audience was the Dada group itself. There can be little doubt that the Dadaists created and performed for one another with at least as much relish as they manipulated their audiences. The importance of "the group" was paramount. In the Café de la Terrasse, their first meeting place in Zurich, Tzara, Serner, and Arp together wrote a cycle of poems titled The Hyperbole of the Crocodile's Hairdresser and the Walking Stick. The meeting place soon shifted to the Odéon (in sympathy with a waiters' strike at the Terrasse) where two or three tables were not sufficient to hold the Dadaists' burgeoning circle of friends. They wound up reserving half of the Rami Strasse corner of the Odéon for themselves. Here, the group sat for hours, introducing one another to those various people who chanced into their midst: Dr. Oscar Goldberg, the numerologist; Erich Unger, who had studied classical philosophy and the Cabala; the heavy-bearded Augusto Giacometti; and the fiery Spaniard del Vajo, who vied with Ball for the affections of Emmy Hennings. It was open house every day, but the center held. If it was not at the Odéon, the group might be at Hack's bookshop or at Laban's ballet school, where the Dadaists established both permanent and fleeting emotional ties with the young dancers Mary Wigman, Sophie Tduber (who became Mrs. Hans Arp), Susanne Perrottet, Maria Vanselow (who went around with Janco's brother, Georges), and Maya Kruseck (Tzara's petite amie). When the café sessions waned, a number of the group might walk along the Limmatquai, opening one restaurant door after another to shout within, Vive, Dada! And then there was always the work of putting out the journal Cabaret Voltaire and its successor Dada, or working on the editions of the Dada Library, which succeeded in bringing out two publications: Tzara's short play, La première aventure céleste de M. Antipyrine, with illustrations by Janco; and Hülsenbeck's Fantastick Prayers, illustrated by Arp. The evenings found them reunited at the Cabaret, where they often stayed till the early hours of the morning: "I go home in the morning light/The clock strikes five, the sky grows pale,/A light still burns in the hotel;/The cabaret shuts for the night" (Emmy Hennings). Hennings went home with Ball, Janco, and Arp to their respective lodgings, and Richter and Tzara to adjoining rooms in the Hotel Limmatquai. Even for the night the group barely separated. Under these conditions the importance of the group's individual members is not surprising. The evening programs were undoubtedly planned over rounds of coffee and beer (together), and the programs themselves hashed over the next day. Again coffee, again together. The circle of people who understood and delighted in the series of nightly devotions and exorcisms was generally limited to that very circle of people who perpetrated the activities. First and foremost, however, the Dada actor performed for himself, in search of himself. In accord with Apollinaire's poem "Cortège," One day One day I said to myself Guillaume it's time you turned up So I could know just who I am . . . All those who turned up and were not myself Brought one by one the pieces of myself the Dadaists tracked the "pieces of themselves": Ball in his incantatory "trips," Hrilsenbeck banging on the big drum, and Tzara codifying the principle by writing, "Art is a private afiair, the artist produces it for himself." Richter as well points to the importance of individual creation for each member of the group: "The Cabaret Voltaire was a six-piece band. Each played his instrument, i.e., himself, passionately and with all his soul. Each of them, difierent as he was from all the others, was his own music, his own words. His own rhythm. Each sang his own song with all his might." The compartmented structure of the soiree was ideal for accommodating both the individual performer as well as groups disporting themselves in the spotlight. Most significant in this performing for oneself, which the Dadaists practiced, is the liberating creative method which it fostered and out of which it grew. "The artist cedes a measure of his control (and hence of his ego) to the materials and what transpires between them, placing 31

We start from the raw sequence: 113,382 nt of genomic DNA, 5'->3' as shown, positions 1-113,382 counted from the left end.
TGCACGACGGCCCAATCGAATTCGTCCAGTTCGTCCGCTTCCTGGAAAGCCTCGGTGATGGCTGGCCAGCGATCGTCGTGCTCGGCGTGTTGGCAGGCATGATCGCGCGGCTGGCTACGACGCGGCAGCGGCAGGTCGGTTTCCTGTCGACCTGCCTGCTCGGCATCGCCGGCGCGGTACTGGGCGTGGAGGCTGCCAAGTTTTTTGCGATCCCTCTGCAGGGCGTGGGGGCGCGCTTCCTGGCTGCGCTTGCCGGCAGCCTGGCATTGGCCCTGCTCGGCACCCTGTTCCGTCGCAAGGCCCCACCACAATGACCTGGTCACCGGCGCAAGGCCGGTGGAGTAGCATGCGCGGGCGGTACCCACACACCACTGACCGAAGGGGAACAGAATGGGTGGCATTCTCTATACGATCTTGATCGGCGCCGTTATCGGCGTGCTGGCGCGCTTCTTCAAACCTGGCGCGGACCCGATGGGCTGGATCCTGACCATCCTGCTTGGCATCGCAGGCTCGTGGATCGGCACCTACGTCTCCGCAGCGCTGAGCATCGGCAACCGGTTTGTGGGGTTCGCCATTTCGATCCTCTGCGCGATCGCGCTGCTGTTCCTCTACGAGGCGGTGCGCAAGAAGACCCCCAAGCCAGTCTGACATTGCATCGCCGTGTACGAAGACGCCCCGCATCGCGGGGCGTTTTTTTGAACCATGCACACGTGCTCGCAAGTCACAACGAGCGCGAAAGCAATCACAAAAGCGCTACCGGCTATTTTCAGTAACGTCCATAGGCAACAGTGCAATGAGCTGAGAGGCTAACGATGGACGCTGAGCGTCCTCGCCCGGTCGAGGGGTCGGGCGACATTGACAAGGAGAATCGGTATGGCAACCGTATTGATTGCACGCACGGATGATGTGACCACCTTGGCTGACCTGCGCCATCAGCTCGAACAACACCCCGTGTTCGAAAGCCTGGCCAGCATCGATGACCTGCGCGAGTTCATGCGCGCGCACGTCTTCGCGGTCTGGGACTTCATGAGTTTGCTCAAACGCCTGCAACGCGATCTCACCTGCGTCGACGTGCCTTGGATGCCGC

himself partially in the role of discoverer or spectator as well as that of originator.3 The element of "chance" and the "spontaneous act" took on new significance for performer and artist. Chance is the basis of Tzara's paper-bag poetry (shake the words) and much of Arp's poetry as well. He explained: "I tore apart sentences, words, syllables. I tried to break down the language into atoms, in order to approach the creative… Chance opened up perceptions to me, immediate spiritual insights." Hans Richter recounts in an anecdote the workings of chance in Arp's painting: Dissatisfied with a drawing he had been working on for some time, Arp finally tore it up, and let the pieces flutter to the floor of his studio on the Zeltweg. Some time later he happened to notice these same scraps of paper as they lay on the floor, and was struck by the pattern they formed. It had all the expressive power that he had tried in vain to achieve. How meaningful! How telling! Chance movements of his hand and of the fluttering scraps of paper had achieved what all his efforts had failed to achieve, namely expression. He accepted this challenge from chance as a decision of fate and carefully pasted the scraps down in the pattern which chance had determined. Arp himself attempted to record the process of his improvisational methodology in working on his "automatic drawings." The starting point in the creation of these works was the notion of vitality in the movement of the creative hand. First the artist would paint an entirely black surface. The black grows deeper and deeper, darker and darker before me. It menaces me like a black gullet. I can bear it no longer. It is monstrous. It is unfathomable. As the thought comes to me to exorcize and transform this black with a white drawing, it has already become a surface. Now I have lost all fear and begin to draw on the black surface. I draw and dance at once, twisting and winding, twining soft, white flowery round. A snail-like wreath… turns in, grows. While shoots dart this way and that. Three of them begin to form snakes' heads. Cautiously the two lower ones approach one another.4 Some art historians see Arp's use of chance only as a way of stimulating the imagination and as a starting point for images that were later consciously rearranged. Although this possibility of rearrangement may be granted the painter and the poet, it is hardly viable for the unrehearsed Dada performer. Ball came on stage, costumed and text-laden, with only the most general idea of what he was going to do. In his work with Janco's masks, Ball improvised on the spot a piece of music for the dances, which themselves emerged out of movements five minutes before, unanticipated and unpredictable. "What we want now," Tzara explained, "is spontaneity. Not because it is better or more beautiful than anything else. But because everything that issues freely from ourselves without the intervention of speculative ideas represents us." When the internal factor alone weighed in the balance, then no acquired technique was necessary for the creation of a work of art. The works of children and madmen were the ones to be admired and emulated. And chance was the only saving force that could liberate the artist from centuries of restrictive rationality.5 All of these Dada notions did not, of course, emerge full-blown from a vacuum. In 1919 Paul Kammerer wrote a book called The Law of Seriality, which attempted to develop a theory around "dreamlike" associations and to discover the laws governing acausal relationships. Carl Gustav Jung wrote of "the power of attraction of the relative, as if it were the dream of a greater, to us unknowable Consciousness." The first book on children's art had been translated into German, and Ernst Ludwig Kirchner "discovered" the "primitive" arts of Africa and Oceania in the Dresden Ethnological Museum. Were the Dadaists really open to the subconscious, or merely involved with a series of jesting situations that relied on the element of chance for their ultimate form? Jacques Rivière, in his "Reconnaissance à Dada," argues for the former: Saisir l'être avant qu'il n'ait cédé à la compatibilité, I'atteindre dans son incohérence ou mieux sa cohérence primitive, avant que I'idée de contradiction ne soit apparue et ne 32